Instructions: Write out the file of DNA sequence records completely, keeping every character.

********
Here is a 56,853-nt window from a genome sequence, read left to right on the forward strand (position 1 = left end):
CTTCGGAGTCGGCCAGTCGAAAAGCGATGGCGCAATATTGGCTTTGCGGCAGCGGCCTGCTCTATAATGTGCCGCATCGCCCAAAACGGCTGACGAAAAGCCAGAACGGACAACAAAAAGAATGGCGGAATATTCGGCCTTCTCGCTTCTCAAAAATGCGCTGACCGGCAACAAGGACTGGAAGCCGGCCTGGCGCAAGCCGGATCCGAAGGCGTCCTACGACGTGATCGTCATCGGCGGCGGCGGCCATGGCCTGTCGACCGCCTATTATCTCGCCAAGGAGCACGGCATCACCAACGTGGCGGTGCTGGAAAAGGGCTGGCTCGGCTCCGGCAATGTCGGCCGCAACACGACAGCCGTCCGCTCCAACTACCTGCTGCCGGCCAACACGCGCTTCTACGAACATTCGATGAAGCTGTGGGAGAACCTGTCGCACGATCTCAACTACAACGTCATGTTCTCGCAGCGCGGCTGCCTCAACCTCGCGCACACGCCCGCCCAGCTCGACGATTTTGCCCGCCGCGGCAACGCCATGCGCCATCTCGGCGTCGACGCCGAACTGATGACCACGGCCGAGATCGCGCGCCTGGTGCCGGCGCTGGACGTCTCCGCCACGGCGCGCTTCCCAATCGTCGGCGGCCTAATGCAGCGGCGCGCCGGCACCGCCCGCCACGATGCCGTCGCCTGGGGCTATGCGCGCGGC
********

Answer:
Here is a 56,853-nt window from a genome sequence, read left to right on the forward strand (position 1 = left end):
CTTCGGAGTCGGCCAGTCGAAAAGCGATGGCGCAATATTGGCTTTGCGGCAGCGGCCTGCTCTATAATGTGCCGCATCGCCCAAAACGGCTGACGAAAAGCCAGAACGGACAACAAAAAGAATGGCGGAATATTCGGCCTTCTCGCTTCTCAAAAATGCGCTGACCGGCAACAAGGACTGGAAGCCGGCCTGGCGCAAGCCGGATCCGAAGGCGTCCTACGACGTGATCGTCATCGGCGGCGGCGGCCATGGCCTGTCGACCGCCTATTATCTCGCCAAGGAGCACGGCATCACCAACGTGGCGGTGCTGGAAAAGGGCTGGCTCGGCTCCGGCAATGTCGGCCGCAACACGACAGCCGTCCGCTCCAACTACCTGCTGCCGGCCAACACGCGCTTCTACGAACATTCGATGAAGCTGTGGGAGAACCTGTCGCACGATCTCAACTACAACGTCATGTTCTCGCAGCGCGGCTGCCTCAACCTCGCGCACACGCCCGCCCAGCTCGACGATTTTGCCCGCCGCGGCAACGCCATGCGCCATCTCGGCGTCGACGCCGAACTGATGACCACGGCCGAGATCGCGCGCCTGGTGCCGGCGCTGGACGTCTCCGCCACGGCGCGCTTCCCAATCGTCGGCGGCCTAATGCAGCGGCGCGCCGGCACCGCCCGCCACGATGCCGTCGCCTGGGGCTATGCGCGCGGC